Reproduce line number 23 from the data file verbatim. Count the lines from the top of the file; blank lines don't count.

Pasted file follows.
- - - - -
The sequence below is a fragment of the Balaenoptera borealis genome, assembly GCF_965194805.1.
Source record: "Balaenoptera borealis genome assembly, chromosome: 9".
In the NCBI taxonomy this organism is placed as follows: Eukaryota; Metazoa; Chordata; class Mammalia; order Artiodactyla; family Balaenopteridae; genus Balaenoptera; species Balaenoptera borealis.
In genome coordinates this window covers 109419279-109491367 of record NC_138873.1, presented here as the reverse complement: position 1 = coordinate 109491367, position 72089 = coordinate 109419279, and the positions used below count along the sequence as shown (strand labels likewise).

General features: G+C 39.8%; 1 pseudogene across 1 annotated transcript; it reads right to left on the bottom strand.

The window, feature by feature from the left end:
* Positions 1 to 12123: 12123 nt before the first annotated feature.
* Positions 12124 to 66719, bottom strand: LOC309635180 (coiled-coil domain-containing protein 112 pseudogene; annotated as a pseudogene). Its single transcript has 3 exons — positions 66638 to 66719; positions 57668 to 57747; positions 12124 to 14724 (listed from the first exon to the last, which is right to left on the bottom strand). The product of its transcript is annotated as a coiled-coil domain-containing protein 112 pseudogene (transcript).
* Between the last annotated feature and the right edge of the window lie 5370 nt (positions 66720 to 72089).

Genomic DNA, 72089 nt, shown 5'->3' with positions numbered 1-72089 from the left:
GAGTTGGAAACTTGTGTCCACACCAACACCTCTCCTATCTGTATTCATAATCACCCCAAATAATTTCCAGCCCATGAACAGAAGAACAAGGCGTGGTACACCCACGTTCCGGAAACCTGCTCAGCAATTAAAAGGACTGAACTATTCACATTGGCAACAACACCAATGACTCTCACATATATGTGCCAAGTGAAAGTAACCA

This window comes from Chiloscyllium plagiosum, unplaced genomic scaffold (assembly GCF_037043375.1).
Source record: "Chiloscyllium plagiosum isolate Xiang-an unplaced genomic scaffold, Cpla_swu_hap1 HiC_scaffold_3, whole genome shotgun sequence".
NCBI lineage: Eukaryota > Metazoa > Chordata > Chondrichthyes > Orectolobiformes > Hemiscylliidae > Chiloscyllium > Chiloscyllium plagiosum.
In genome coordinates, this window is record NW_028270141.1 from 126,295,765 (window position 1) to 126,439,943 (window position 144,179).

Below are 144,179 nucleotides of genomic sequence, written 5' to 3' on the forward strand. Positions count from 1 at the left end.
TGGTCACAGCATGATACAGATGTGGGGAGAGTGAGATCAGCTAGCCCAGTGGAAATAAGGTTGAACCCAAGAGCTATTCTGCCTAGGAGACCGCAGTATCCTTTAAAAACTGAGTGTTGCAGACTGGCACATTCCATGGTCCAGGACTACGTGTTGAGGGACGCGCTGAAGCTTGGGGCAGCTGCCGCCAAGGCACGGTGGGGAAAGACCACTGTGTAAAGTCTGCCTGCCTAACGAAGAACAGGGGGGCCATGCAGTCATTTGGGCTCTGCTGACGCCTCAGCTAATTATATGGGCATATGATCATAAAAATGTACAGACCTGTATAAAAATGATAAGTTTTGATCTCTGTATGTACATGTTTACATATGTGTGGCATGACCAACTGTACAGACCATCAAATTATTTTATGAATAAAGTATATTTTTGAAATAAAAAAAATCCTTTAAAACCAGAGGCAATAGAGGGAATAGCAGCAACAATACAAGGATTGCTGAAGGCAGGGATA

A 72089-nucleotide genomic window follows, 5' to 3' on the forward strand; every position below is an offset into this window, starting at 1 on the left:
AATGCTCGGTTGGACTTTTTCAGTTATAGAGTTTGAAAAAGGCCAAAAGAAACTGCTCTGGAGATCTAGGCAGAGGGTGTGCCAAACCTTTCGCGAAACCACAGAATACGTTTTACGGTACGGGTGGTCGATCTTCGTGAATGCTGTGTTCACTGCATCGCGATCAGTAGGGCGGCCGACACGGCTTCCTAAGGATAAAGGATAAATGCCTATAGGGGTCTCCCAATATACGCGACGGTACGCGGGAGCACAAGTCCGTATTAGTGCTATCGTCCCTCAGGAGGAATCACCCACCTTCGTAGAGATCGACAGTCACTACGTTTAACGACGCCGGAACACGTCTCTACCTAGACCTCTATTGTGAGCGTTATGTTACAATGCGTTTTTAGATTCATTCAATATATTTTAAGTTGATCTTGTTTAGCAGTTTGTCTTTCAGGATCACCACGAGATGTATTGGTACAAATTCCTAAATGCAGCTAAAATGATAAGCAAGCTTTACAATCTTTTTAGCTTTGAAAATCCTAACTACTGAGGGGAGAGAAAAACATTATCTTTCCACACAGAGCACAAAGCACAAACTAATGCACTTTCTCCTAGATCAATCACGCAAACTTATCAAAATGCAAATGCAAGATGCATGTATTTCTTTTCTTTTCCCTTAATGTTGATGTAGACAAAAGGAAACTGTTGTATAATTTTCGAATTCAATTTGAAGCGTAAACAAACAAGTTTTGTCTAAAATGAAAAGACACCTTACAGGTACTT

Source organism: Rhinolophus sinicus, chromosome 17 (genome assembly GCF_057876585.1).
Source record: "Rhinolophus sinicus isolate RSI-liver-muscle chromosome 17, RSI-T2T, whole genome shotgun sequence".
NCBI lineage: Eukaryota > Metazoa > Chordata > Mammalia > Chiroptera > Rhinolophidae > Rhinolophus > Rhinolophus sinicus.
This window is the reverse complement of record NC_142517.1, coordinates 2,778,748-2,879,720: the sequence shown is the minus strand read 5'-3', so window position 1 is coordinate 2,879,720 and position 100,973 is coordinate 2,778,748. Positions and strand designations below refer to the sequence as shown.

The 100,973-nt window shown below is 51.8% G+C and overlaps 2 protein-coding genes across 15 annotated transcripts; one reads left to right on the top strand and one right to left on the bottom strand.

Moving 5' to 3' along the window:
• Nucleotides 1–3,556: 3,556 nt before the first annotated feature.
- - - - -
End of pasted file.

This window is the reverse complement of record NC_142517.1, coordinates 2,778,748-2,879,720: the sequence shown is the minus strand read 5'-3', so window position 1 is coordinate 2,879,720 and position 100,973 is coordinate 2,778,748. Positions and strand designations below refer to the sequence as shown.